In connection with the initial unseating of the valve 89 two additional points are to be noted. First, by making the sleeves of different materials as indicated above so that joint 73 is low friction, the break-away time is minimized. Second, the O-ring 75 prevents air pressure from reaching chamber 79 and the pressure condition and location of this chamber is independent of motion of sleeve 49.
Continuing with the operation of the device, when the valve 89 is finally cracked open, air from passage 59 will expand into the full cross sectional area of the interior of sleeve 49 which will have a pronounced sound energy absorbing and sound attenuating effect. Further attenuation occurs as the air enters the four reduced diameter passages 107 and again expands into chamber 109. Still further attenuation occurs as the air impinges against wall face 101 and changes flow direction to move at right angles toward passages 111 and even further attenuation occurs as the air enters the very small diameter passages 101 and then expands into the atmosphere as it leaves the cap 105. The net effect of these many acoustic mechanisms is a low decibel rating for a device of this type and a favorable exit air diffusion, i.e., 360° radial instead of a straight axial jet.
As the air flows down passages 67 and 59 it draws air into its flow stream in accordance with Bernoulli's principle from chamber 71 via the small annular opening 69 thereby creating a vacuum condition, i.e., air in chamber 7 flows via passages and chambers 21, 27, 29, 87, 81, 79, 63, 71, and 69 into passage 59 so that the chamber 7 is at less than atmospheric pressure whereby the cup 1 is tightly and continuously held against the surface 5 with a pressure differential sufficient to enable the cup to perform its intended function e.g., lift or move the workpiece W. Thus, the cup 1 is made operative by the flow of air through device 15 at sufficient pressure to unseat valve 89. It may be noted that once the valve is cracked open air pressure will have the greater area of the valve's entire cross sectional area within sleeve 49 to facilitate further opening.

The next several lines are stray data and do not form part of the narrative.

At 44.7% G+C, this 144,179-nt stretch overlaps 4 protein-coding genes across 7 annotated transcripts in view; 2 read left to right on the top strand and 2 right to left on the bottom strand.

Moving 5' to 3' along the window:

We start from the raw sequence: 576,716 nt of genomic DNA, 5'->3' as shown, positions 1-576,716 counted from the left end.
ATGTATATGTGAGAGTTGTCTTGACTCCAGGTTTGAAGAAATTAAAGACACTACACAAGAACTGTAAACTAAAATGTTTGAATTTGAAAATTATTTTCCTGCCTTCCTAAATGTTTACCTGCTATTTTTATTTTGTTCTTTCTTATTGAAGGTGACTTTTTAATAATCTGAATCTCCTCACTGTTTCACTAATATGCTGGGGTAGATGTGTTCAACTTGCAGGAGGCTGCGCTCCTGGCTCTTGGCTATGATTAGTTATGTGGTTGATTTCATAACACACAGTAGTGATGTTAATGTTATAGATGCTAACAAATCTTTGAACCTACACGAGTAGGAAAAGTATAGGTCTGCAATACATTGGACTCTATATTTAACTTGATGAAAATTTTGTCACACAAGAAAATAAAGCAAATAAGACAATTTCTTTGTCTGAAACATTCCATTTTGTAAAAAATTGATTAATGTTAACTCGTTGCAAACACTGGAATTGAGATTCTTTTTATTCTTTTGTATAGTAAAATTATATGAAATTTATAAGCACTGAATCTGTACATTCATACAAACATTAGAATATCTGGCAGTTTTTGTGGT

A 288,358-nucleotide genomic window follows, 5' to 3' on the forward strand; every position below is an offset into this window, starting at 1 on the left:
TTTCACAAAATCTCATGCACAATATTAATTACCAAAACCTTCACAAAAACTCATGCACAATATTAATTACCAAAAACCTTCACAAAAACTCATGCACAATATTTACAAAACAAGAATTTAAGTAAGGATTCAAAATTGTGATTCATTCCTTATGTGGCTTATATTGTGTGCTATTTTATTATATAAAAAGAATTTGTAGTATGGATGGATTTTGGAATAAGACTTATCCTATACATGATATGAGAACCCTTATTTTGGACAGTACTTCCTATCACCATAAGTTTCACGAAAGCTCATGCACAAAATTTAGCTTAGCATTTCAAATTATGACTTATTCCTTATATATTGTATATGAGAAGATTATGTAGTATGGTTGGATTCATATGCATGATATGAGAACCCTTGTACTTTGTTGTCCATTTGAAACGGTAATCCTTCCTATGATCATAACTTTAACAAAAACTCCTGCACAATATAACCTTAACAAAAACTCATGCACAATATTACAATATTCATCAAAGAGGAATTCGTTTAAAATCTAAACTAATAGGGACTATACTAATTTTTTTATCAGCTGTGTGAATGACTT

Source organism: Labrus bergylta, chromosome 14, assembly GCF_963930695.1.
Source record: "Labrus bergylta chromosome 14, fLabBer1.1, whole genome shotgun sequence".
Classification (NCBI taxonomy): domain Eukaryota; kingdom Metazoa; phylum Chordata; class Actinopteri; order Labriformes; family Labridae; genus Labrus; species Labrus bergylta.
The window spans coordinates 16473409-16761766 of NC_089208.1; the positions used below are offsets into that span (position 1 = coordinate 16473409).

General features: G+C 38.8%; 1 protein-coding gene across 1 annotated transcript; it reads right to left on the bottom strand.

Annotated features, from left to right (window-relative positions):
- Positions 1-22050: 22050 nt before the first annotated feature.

To render the device 15 inoperative and cause the cup 1 to release the workpiece W, the air flow to the device is either terminated or reduced below the level required to keep the valve 89 unseated. The parts are arranged so that nose 91 always seats in the end of passage 59 before the left end of sleeve 49 bottoms out (contacts) frusto-conical surface 41. In the illustrated preferred embodiment of the invention the sleeve length is such that it doesn't bottom out at all but remains spaced from surface 41 and the spring load is transmitted by the valve 89 into fixed sleeve 47. The advantage of having the valve 89 bottom out before the sleeve 49 is that this will immediately stop the production of vacuum and cause what air pressure there is in passage 53 to flow into the chamber 7 and blow it off the part W thereby giving a very fast separation of the cup 1 from the workpiece W. It is to be noted that because of the differences in valve areas exposed to pressure (nose 91 versus full cross section), the air pressure must drop very substantially below the pressure required to unseat. For example, if 80 psi is required to unseat and start vacuum production, it is preferable for the pressure to drop to around 60 psi before the valve closes to stop vacuum production. This prevents inadvertent release as a result of normal fluctuations in air pressure in line 37. The degree to which the adjustable cap 105 is screwed to compress the spring 99 is a cricical factor in the valve time to seat and the time of blow-off after vacuum cutoff.
Modifications may be made in the specific structure illustrated without departing from the spirit and scope of the invention.
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|U.S. Classification||417/185, 294/64.2, 417/193|
|International Classification||F04F5/52, F04F5/44, F04F5/20|
|Cooperative Classification||F04F5/44, F04F5/20, F04F5/52|
|European Classification||F04F5/52, F04F5/20, F04F5/44|